Kiripi Katembo (1979-2015) was born in Goma, Democratic Republic of Congo, and has devoted his life to documenting and interpreting the complex reality of the capital through powerful images and committed cinematographic works. His work, deeply rooted in the social reality of his city, reveals the challenges facing the people of Kinshasa. Using art as a means of raising awareness and mobilising people, Kiripi Katembo denounces the inactivity of political leaders in the face of insalubrity and pollution.
As a student at the Beaux-Arts in Kinshasa, Kiripi Katembo began painting and making videos to capture his urban environment. Un regard, his first photographic series, came about almost by accident. Faced with the hostility of the inhabitants towards the lens, Kiripi Katembo used the reflections of puddles. “The locals are uncomfortable when they have a camera in front of them (…). (…) As I fled from their gaze, I came across the reflections of the water, which opened up a fairly surreal window with lots of details that correspond very well to the reality of my city.
Through the reflections in stagnant puddles, he seeks to illustrate a reality other than the all-too-documented one of omnipresent disorganisation and chaos. “That’s what photography means to me: sitting down, looking at it and wondering whether I’m making a painting with it. What interests the photographer is the conscious or unconscious urban installation of the population. The result is landscapes inhabited by shadows and objects, inviting us to imagine stories of this sublimated everyday life. The titles of his photographs evoke the real and violent concerns of the people of Kinshasa. The raw poetry of “Errer”, “Subir” and “Tenir” sound like injunctions to the people of Kinshasa from an artist who had dedicated his youth and ideals to promoting his country’s culture.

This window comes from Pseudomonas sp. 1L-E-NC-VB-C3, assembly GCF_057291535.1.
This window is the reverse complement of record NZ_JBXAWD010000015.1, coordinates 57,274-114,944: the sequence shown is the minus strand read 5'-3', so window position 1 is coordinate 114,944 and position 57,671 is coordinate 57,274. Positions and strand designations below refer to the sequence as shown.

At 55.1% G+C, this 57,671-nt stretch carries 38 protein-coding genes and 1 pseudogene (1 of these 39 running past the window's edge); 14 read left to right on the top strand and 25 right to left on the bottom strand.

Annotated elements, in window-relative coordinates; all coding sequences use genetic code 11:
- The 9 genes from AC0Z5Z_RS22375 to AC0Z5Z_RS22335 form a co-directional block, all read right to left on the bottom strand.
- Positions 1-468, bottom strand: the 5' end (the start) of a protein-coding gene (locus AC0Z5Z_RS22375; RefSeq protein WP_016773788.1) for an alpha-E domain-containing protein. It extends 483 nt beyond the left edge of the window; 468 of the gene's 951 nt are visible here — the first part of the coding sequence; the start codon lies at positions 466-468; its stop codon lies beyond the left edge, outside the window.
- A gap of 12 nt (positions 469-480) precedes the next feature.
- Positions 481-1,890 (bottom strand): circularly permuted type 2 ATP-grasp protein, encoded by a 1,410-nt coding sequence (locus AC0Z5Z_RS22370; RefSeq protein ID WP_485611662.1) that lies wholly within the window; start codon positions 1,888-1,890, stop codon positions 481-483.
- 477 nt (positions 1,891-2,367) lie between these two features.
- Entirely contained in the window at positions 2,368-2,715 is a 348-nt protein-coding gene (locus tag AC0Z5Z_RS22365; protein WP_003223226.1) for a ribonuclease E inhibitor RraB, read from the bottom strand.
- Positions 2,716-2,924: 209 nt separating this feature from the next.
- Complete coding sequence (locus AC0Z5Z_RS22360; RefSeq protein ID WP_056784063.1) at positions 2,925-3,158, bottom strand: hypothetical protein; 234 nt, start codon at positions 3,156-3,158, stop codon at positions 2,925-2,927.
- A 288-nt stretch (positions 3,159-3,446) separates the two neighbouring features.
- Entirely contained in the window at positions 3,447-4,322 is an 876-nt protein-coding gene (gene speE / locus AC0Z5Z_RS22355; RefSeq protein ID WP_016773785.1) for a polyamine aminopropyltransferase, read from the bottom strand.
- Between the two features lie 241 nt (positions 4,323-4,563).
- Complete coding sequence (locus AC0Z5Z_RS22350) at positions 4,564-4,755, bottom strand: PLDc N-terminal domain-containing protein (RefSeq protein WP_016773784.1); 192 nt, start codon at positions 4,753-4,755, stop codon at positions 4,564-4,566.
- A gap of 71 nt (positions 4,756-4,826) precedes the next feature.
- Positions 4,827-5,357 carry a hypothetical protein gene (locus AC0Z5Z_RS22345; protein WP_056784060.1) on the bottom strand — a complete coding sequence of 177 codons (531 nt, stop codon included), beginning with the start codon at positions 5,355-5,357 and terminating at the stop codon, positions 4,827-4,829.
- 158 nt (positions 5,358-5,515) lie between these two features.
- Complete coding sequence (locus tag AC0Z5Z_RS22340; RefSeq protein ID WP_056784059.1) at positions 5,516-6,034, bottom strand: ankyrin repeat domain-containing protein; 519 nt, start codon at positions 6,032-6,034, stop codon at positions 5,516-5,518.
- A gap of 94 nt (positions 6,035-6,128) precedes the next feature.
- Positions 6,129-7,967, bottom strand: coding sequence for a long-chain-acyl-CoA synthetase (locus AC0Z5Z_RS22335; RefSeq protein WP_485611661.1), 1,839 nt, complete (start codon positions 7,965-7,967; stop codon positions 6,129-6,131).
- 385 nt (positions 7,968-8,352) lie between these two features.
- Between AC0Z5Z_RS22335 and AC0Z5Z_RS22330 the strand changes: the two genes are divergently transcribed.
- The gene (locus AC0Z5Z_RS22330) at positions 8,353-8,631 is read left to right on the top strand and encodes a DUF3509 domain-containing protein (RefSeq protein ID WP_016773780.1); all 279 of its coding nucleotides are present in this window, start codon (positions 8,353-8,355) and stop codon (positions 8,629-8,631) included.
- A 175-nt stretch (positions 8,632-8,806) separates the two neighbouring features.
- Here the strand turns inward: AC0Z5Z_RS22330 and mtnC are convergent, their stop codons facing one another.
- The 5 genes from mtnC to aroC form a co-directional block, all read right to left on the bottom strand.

Kiripi Katembo was also a film-maker, his documentary films bearing witness to the social and political conditions in the Democratic Republic of Congo. With a committed narrative approach, he used cinema to give a voice to the people and to provoke reflection on the environmental issues facing them.
Kiripi Katembo, who died prematurely of malaria in 2015, is recognised as one of the most influential Congolese artists of his generation. A federator and fervent defender of the Congolese art scene, he founded the Yango Biennial in 2014. This cultural initiative aims to offer visibility to Congolese artists and became a genuine platform for exchange and dialogue for local and international creators. The Yango Biennial plays a key role in promoting contemporary art and recognising emerging talent in the Democratic Republic of Congo.
Kiripi Katembo has left behind a powerful body of work and a sublimated vision of Kinshasa through a unique photographic aesthetic. This exhibition, conceived in partnership with the Kiripi Katembo Siku Foundation, presents for the first time some twenty prints and a video from Un regard, an emblematic series produced between 2008 and 2013.
If London is closer to you than Paris, the series is also on show as part of the exhibition A World in Common: Contemporary African Photography at the Tate Modern, London SE1, which opened on July 6th and runs until January 14th – so there’s still plenty of time for the London exhibit.
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Kiripi Katembo – Un regard – until 29 July 2023
118 Boulevard Richard-Lenoir, 75011 Paris
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Free admission – Tuesday to Saturday, 2pm to 7pm.
You can also discover the work of Kiripi Katembo
A World in Common: Contemporary African Photography
6 July – 14 January 2024
Tate Modern, Bankside
London SE1 9TG
Monday to Sunday 10pm-6pm